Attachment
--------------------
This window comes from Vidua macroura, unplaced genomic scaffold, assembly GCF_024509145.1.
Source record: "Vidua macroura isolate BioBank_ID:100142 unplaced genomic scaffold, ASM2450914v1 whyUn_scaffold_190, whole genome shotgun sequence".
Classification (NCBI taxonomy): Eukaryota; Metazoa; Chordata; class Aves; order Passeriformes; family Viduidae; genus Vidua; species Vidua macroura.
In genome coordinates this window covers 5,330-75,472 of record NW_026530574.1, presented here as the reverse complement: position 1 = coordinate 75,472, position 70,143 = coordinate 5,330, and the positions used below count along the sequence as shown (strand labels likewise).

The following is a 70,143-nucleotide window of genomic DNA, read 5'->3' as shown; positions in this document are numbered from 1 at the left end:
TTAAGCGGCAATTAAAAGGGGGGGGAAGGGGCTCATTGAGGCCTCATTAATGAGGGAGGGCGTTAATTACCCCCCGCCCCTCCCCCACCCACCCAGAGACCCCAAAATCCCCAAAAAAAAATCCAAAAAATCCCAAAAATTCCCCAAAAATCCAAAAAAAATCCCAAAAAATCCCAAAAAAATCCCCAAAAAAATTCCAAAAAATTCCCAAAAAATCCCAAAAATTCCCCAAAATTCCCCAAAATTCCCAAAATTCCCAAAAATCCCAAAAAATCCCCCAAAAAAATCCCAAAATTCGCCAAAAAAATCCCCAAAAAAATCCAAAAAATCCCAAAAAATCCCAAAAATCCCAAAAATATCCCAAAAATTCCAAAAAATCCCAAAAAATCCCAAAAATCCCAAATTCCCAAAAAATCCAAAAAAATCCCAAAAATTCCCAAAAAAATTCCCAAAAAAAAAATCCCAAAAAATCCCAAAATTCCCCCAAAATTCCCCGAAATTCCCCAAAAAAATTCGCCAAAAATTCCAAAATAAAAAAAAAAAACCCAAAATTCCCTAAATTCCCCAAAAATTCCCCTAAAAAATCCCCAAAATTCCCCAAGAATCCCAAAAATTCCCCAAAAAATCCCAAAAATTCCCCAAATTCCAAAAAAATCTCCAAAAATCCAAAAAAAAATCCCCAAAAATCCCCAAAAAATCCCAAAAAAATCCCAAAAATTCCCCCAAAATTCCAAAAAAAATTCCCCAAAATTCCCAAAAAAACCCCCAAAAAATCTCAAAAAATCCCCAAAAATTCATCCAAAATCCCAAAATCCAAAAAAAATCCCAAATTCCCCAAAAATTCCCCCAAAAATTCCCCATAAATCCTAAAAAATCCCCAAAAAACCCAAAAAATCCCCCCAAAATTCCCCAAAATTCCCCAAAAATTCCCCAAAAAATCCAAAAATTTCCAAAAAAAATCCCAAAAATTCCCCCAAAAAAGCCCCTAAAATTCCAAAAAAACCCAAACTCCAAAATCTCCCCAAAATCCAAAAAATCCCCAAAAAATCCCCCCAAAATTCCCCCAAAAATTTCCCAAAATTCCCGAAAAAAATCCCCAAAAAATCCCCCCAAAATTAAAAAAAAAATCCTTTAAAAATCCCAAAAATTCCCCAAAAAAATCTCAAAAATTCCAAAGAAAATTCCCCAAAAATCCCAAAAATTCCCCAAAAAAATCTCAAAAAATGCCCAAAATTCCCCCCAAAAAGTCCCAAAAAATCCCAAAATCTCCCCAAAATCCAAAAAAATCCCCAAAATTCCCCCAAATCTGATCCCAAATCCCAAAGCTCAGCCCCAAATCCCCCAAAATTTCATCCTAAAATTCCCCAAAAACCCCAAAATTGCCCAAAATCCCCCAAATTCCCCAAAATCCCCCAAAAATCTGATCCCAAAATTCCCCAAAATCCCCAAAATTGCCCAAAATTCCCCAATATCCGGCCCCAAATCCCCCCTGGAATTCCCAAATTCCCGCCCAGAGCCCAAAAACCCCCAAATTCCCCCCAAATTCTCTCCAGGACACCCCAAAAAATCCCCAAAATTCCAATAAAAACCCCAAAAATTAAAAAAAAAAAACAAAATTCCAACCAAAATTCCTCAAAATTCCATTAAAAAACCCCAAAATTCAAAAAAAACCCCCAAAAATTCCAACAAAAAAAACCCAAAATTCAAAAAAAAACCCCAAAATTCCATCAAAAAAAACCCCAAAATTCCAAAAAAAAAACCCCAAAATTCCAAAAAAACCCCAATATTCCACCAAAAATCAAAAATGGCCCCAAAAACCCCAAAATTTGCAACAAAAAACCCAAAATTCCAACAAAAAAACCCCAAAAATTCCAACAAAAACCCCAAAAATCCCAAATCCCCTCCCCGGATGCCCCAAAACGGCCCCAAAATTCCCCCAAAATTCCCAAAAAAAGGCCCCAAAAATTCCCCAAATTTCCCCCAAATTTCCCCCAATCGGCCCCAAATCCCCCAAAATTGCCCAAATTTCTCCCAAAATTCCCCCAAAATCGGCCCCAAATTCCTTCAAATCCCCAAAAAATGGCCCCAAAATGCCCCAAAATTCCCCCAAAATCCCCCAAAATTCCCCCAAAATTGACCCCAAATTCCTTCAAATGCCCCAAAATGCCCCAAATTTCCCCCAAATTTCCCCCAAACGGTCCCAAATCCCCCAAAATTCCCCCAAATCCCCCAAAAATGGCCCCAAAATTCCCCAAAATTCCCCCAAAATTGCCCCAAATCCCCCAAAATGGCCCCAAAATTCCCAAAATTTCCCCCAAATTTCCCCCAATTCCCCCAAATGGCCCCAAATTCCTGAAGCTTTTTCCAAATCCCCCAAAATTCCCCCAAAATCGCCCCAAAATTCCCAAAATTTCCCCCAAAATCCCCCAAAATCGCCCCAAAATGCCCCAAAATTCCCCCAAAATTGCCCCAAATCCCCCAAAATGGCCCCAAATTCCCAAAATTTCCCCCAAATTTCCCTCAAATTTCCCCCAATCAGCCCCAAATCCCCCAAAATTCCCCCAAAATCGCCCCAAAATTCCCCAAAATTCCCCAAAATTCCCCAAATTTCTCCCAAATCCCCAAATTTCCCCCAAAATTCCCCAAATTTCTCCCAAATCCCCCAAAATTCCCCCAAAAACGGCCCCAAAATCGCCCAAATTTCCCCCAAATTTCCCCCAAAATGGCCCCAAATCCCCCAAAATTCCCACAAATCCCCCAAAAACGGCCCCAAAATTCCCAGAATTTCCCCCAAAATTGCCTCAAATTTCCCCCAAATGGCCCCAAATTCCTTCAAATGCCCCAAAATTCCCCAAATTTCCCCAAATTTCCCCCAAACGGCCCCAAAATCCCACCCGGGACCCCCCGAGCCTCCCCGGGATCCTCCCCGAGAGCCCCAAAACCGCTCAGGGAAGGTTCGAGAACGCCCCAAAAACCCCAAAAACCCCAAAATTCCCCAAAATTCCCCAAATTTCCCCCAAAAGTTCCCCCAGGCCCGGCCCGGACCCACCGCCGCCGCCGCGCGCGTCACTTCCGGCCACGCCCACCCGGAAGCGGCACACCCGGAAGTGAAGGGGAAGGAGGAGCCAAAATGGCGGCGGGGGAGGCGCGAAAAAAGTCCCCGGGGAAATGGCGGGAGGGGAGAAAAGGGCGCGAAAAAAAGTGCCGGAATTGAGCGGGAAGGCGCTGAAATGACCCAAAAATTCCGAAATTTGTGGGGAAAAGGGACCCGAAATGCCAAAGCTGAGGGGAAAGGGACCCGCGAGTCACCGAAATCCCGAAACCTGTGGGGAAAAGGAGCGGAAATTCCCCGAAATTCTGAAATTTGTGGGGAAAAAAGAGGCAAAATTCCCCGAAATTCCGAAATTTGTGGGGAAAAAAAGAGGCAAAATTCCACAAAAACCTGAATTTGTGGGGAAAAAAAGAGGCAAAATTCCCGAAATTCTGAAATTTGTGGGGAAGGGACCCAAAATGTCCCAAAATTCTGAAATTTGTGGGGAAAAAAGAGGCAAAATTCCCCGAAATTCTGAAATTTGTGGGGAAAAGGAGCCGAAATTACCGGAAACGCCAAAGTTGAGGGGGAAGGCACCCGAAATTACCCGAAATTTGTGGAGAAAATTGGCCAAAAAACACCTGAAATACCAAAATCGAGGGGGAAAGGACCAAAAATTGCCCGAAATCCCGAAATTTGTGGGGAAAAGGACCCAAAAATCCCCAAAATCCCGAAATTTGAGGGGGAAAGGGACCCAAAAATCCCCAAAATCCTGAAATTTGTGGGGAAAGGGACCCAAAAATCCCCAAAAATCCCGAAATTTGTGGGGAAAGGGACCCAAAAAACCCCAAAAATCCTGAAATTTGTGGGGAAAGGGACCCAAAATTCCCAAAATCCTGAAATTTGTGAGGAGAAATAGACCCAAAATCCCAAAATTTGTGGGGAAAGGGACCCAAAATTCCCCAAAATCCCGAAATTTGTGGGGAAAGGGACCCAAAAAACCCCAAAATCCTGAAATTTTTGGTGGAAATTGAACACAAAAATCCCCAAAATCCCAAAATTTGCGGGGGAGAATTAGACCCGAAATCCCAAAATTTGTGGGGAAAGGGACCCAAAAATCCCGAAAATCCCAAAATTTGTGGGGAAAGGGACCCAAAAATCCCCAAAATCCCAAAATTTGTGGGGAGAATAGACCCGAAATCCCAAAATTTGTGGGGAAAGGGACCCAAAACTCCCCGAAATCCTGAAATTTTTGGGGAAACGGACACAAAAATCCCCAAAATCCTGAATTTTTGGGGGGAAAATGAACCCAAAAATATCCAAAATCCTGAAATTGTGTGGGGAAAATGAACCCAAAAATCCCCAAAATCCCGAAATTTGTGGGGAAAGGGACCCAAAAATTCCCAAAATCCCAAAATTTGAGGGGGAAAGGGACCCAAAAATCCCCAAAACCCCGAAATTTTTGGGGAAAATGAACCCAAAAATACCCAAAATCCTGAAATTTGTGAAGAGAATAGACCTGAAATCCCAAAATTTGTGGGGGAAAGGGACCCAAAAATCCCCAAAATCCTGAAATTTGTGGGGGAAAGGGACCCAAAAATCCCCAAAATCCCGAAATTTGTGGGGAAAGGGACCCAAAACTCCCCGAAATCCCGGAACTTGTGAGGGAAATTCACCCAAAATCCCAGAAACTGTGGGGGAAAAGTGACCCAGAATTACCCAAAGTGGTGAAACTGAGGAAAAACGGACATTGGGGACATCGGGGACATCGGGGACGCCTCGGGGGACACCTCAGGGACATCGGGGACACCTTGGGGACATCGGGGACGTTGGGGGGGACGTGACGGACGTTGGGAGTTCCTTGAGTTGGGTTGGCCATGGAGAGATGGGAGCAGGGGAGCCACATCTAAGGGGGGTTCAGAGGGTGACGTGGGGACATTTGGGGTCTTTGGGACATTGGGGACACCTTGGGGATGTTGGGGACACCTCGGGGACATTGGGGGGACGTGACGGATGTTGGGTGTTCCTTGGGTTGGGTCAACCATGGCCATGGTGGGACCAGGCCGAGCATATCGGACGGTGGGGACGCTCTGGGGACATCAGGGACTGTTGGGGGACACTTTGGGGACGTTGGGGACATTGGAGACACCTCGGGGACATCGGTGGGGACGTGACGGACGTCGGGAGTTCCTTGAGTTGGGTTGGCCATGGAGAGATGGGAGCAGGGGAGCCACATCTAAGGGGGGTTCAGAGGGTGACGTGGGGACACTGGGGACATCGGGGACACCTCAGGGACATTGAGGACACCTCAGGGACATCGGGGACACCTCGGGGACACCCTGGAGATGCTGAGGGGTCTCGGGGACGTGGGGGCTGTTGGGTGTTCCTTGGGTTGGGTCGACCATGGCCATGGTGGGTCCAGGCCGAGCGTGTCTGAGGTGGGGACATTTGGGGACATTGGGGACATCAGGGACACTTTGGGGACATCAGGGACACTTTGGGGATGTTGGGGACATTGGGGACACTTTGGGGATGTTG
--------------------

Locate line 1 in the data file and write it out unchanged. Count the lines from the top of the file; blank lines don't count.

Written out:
This window comes from Vidua macroura, unplaced genomic scaffold, assembly GCF_024509145.1.